It was a very complex election, about which we have lots of information, but little that is reliable. We know there were four rounds of voting, and that Borgia was not one of the front runners in the three leading to his unanimous or near-unanimous victory in the last. We have records of enormous bribes, offices and territories representing tens of thousands of florins in annual income changing hands. Some allege that the king of France contributed hundreds of thousands to efforts to get Giuliano della Rovere on the papal throne. It seems pretty clear that the Borgias smuggled letters offering fat bribes into the chapel inside the food which was delivered for the cardinal’s meals. One delightful anecdote from the period claims that the 96-year-old Patriarch of Venice was the last critical swing vote, who, having a wealthy family, secure lines of power, a literally impregnable homeland, and not long to live to enjoy the fruits of bribery, sold out for a couple hundred florins and some marzipan, since, when one is locked in the Sistine Chapel with a bunch of clerics for day after day, sweets are precious hard to come by. In the end even Giuliano della Rovere himself seems to have accepted that, if he could not win, it was better to profit and wait than to remain stubborn and gain nothing. He was still fit, favored by the King of France, and likely to survive to see another election. (For more nitty-gritty details on what we think we might maybe know could have happened potentially, see the wiki.)
Thus Rodrigo Borgia became Pope Alexander VI. One point of friction which came up in the course of the election was a proposal to contractually limit the number of new cardinals the new pope could appoint. All popes strove to load the College of Cardinals with their kin and allies to ensure that their factions had a leg up in the next election, and over the course of the five popes Rodrigo had lived under the portion of stooges and nephews in the college had ballooned like the bubo of a plague victim. Rodrigo Borgia agreed to a high but reasonable limit (I believe the limit was six, although I could be a little off). Then, still within the blushing springtime of his papacy, he trashed that limit and appointed twelve! One of those twelve Cardinal’s hats went to the Archbishop of Valencia, one of his own bastard sons, Cesare Borgia. It was a strange and strained life growing up a Borgia bastard, with a Spanish father but an Italian mother, raised in Rome. The kids learned Catalan as well as Italian and French, not to mention Latin and Greek, since by 1480 humanism was sufficiently victorious that even a twelve-year-old bastard daughter of nobility received a healthy dose of Homer. The Italians considered the Borgias Spanish, but in Spanish eyes they seemed Italian, making them literally at home nowhere. Even within the walls of their own house, as bastard children of a Cardinal they could not be properly acknowledged, at least not in the earlier parts of Rodrigo’s career. This left them wealthy and well-set-up, but also rootless in a world of enemies. Our protagonists here will be Rodrigo’s children by the primary mistress of his Roman pre-papal years, Vannozza dei Cattanei. He had other bastards both before and after, but none that will interest us as much as Giovanni Borgia (1476/7?-1497), Cesare Borgia (1475/6?-1507), Lucrezia Borgia (1480-1519) and Gioffredo Borgia(1482-1518).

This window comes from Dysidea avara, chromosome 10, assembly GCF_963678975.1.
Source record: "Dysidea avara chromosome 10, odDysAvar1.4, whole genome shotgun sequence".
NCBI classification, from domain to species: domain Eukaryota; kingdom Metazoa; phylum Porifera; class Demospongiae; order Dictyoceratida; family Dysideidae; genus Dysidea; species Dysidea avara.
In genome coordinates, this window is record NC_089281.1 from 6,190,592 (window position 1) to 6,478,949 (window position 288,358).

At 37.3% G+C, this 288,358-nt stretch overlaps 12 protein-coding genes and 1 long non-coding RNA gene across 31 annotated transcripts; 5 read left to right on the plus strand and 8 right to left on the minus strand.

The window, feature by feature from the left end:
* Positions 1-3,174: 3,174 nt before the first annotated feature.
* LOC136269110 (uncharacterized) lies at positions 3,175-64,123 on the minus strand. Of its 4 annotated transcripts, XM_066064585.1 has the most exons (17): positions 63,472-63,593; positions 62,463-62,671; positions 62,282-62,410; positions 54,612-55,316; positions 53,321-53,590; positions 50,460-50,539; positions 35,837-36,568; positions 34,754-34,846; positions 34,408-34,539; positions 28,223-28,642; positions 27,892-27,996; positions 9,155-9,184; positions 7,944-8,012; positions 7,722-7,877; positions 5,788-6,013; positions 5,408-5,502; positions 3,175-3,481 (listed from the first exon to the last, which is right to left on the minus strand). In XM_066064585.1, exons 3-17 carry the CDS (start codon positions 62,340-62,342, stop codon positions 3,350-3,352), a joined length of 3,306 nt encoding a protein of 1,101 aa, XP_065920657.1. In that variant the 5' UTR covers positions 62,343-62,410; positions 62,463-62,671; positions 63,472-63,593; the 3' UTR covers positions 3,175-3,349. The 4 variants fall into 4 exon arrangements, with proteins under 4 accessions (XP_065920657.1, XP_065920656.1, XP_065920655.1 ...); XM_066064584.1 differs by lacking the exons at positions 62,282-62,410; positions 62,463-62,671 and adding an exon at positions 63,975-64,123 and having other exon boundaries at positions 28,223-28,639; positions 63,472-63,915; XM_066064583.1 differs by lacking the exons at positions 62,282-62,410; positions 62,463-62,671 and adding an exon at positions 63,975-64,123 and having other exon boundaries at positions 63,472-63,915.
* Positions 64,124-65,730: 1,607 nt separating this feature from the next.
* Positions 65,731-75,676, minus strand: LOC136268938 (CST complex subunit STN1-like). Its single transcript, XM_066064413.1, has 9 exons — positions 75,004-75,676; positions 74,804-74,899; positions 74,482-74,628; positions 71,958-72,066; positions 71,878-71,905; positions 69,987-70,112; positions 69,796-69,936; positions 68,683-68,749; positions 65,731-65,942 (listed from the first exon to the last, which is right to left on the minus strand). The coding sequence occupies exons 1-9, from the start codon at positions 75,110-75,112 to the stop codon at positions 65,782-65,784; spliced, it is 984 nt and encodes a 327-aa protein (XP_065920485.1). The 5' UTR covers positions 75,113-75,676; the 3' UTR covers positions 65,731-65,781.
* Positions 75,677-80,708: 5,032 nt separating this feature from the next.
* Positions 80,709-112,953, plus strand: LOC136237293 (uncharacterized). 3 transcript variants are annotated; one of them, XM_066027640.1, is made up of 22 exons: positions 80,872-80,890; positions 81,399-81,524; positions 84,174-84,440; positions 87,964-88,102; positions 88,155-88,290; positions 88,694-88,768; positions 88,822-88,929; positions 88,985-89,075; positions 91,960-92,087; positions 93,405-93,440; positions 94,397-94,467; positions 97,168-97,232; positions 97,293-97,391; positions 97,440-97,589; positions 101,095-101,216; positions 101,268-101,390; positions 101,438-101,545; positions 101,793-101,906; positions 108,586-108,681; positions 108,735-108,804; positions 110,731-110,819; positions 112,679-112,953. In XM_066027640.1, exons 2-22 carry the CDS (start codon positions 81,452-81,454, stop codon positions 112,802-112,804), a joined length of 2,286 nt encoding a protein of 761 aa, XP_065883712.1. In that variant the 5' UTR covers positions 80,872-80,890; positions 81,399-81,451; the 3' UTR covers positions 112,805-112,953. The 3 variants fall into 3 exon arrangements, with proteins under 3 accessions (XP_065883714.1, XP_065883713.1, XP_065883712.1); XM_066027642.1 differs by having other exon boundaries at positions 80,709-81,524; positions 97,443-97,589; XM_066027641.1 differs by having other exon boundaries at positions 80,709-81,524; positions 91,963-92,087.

A Pope Like No Other:
Rodrigo now had one goal: permanently establish the Borgia as one of the great families of Europe. He was an old man, and had to move fast. He bought a ducal title for his intended heir, Pier Luigi. When Pier Luigi died, he bought one for the next son, Giovanni, and made Giovanni commander of the papal armies. He married his younger son (Gioffredo, aged 12) to a princess of Naples (aged 16). He filled the College of Cardinals with stooges who owed their positions and fortunes to the Borgia family, and ensured they had no other allies and many enemies, so they had nowhere to turn if they broke from the Borgia fold. And he positioned his “nephew” Cesare in the College as a cardinal, just as his uncle had positioned him.
All this is expected of a Renaissance pope. He spent lavish sums on redecorating the papal apartments within the Vatican palace, with the Borgia bull all over them. He took a new mistress, the young and enchanting Giulia Farnese, and soon the papal palace rang with the cries of a newborn papal princess. He gave vast sums from the Church’s coffers directly to his children, to spend on amassing land and personal troops. He made corrupt appointments of clerics that fed vast sums into the pockets of allies who never went near the abbeys or peoples whose spiritual well-being they were supposed to oversee. He used papal military forces to pursue personal family vendettas, particularly against the Orsini and Delle Rovere. All this was also pretty standard for a Renaissance pope. Here is where it gets exceptional. Cardinals and other powerful figures who opposed the Borgias kept dying–sometimes of symptoms suggesting poison, sometimes of bloody assassinations, sometimes of obviously trumped up court sentences, or of unexplained issues while they were incarcerated in the private papal prison in Castel san Angelo. The estates of the condemned kept getting confiscated by the holy see, and winding up, not in the papal treasury, but privately in the hands of the popes sons and cousins. Giovanni was a Duke, and begins demanding to be treated as the equal of the many Italian nobles who had looked down their noses all those years at the half-Spanish mutts. Cesare, meanwhile, positioned in the papal conclave and with fourteen-or-so other Cardinals appointed by his father and sure to vote his way, was in a good position to succeed his father in the next election. Now the papacy was ready to become a permanent hereditary Borgia monarchy.